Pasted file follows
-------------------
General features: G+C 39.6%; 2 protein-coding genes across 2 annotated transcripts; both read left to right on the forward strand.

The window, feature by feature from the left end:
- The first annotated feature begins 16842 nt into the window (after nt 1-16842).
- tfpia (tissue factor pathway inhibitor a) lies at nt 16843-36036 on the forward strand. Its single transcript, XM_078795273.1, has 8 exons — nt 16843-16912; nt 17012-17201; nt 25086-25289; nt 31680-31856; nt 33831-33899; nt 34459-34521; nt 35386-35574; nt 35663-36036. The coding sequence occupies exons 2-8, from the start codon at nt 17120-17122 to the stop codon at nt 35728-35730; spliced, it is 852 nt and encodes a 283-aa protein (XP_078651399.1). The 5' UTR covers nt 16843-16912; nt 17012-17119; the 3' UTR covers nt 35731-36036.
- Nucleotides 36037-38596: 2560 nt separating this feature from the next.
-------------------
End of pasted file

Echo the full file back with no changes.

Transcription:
General features: G+C 39.6%; 2 protein-coding genes across 2 annotated transcripts; both read left to right on the forward strand.

The window, feature by feature from the left end:
- The first annotated feature begins 16842 nt into the window (after nt 1-16842).
- tfpia (tissue factor pathway inhibitor a) lies at nt 16843-36036 on the forward strand. Its single transcript, XM_078795273.1, has 8 exons — nt 16843-16912; nt 17012-17201; nt 25086-25289; nt 31680-31856; nt 33831-33899; nt 34459-34521; nt 35386-35574; nt 35663-36036. The coding sequence occupies exons 2-8, from the start codon at nt 17120-17122 to the stop codon at nt 35728-35730; spliced, it is 852 nt and encodes a 283-aa protein (XP_078651399.1). The 5' UTR covers nt 16843-16912; nt 17012-17119; the 3' UTR covers nt 35731-36036.
- Nucleotides 36037-38596: 2560 nt separating this feature from the next.